Honestly, as open-minded, compassionate and supportive I thought I was when it comes to intertwining ‘addiction recovery’ and mental health ‘treatment’ , what I realized in that moment was that was great for other people. But when it happened to me, I wasn’t quite prepared for the emotional assault on my own masculinity and, even more concerning, the potential threat to my own sobriety. It was unsettling.
Following the first few weeks of living in a groggy netherworld, I settled in and have found Vitamin Z to be a necessary and vital enhancement to my wellbeing. My concerns were unfounded, and I’m grateful for the suggestion, the prescription, and support I’ve enjoyed.
You can’t hit 60 and not start to think about retirement. Actually, as I look back there have been signs that I wanted/did begin to slow down. I should have known transition was afoot when in 2013, on the same weekend I wrapped up the largest real estate deal I had ever brokered, I became a grandfather for the first time. The deal was nice, but the whole grandfather dynamic propelled my being into a different dimension. Over years of “spending less than I make” began to take over, I’ve found myself at a new level as I’ve migrated to $15 haircuts and a $5/month gym membership. My Jeep has slowly turned into a daily driver while the new (6 months) down-sized sedan still has that new-car smell!
Speaking of grandchildren, Levi (2013), Grace (2014), Nash (2015), Austin (2017). Each relationship is special and growing and changing. Words cannot describe.
You can’t be terminally-17 and not at least entertain the notion of tattoos in your 50’s. This decade added the Daideo (Gaelic for ‘grandpa’) to my ankle, Grands’ names and birth dates to my left bicep (always close to my heart!), along with my superpowers; Love, Tolerance, Gratitude. What ink will my 60’s bring?
No other area has spurred more reflection than holding my father’s hand as he ambles down the path of Parkinson’s Disease. At one moment of clarity he opined, “Travel all you can now because there will come a time when, all of a sudden, you can’t”.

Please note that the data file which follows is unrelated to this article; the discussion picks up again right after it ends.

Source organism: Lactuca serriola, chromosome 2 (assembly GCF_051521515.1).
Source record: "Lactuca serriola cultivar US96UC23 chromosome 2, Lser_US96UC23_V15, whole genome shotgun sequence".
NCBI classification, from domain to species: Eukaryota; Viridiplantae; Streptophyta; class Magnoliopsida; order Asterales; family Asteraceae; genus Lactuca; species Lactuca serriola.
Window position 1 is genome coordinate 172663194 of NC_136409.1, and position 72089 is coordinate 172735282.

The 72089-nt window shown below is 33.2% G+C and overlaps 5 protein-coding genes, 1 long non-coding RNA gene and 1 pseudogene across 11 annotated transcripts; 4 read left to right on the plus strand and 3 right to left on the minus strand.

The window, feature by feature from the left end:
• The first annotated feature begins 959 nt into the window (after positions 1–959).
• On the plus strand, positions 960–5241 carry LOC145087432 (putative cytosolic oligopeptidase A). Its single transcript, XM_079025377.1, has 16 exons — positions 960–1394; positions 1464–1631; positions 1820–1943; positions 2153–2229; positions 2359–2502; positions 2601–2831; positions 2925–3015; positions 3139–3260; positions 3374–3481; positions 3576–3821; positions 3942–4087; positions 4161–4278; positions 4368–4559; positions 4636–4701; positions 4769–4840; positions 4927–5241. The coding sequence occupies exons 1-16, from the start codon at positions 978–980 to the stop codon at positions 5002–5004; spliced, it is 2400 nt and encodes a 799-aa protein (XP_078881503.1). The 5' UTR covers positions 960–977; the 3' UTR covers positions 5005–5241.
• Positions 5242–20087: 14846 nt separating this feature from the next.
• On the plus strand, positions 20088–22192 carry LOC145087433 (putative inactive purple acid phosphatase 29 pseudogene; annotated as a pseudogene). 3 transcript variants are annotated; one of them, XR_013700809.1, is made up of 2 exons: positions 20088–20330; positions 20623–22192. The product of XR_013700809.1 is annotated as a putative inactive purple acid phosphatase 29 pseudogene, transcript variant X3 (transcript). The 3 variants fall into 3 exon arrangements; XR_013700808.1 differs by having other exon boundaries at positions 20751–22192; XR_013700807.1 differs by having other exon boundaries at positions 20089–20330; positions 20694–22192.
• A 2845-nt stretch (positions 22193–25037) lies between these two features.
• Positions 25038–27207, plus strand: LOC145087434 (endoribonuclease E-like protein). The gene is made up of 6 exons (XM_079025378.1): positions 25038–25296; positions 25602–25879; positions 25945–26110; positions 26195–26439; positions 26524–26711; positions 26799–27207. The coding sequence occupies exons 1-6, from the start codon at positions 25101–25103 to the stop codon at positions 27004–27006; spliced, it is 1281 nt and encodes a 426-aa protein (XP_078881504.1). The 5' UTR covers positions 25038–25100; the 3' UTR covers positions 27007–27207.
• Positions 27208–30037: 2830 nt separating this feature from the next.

We’ve taken that to heart with “big trips” over the past decade including visits to Ireland, Paris, Italy, Amsterdam, Tanzania. I hope he’s proud I’ve carried on the wanderlust instilled in all of us children.
While I have openly lamented the challenges of caregiving over the past three years, the fact is that I have learned things about myself, my family, and how I’d like to unwind, that I otherwise likely would not have.
Finally, the big surprise unfolding over the last several months: My father was adopted in Louisiana in 1935. As Louisiana adoption records are sealed, he has grown up with no definitive information about his birth parents. As we would learn, the lifelong depth and breadth of “not knowing” coupled with the lack of adoption information has tormented him to this day. Through the magic of DNA, Ancestry.com, and the chance contact by a cousin/professional genealogist Irene Cash (http://intrepidgenealogy.com ) , we have been able to learn the identities of his birth parents. There are no reasons found on “why” dad was put for adoption, but we’ve confirmed the family tree extends back to the mid-1600’s as a Mayflower descendant, multiple service-members in the Revolutionary War, and Johnny Cash as a cousin. Yes, the Man in Black, Johnny Cash! We are related to the ‘Man in Black’ through the newly discovered family tree branch extending to DeRoche, Arkansas.
Although the persistent poignant, sad, and heart wrenching question “Why?” will likely never be answered for Dad, the rollercoaster ride of hidden roots and unanswered questions continues as we learn more and more about our genealogical history.
Maybe I should start wearing black more often!
Ready or not 60’s – here I come! Hold the curmudgeon please!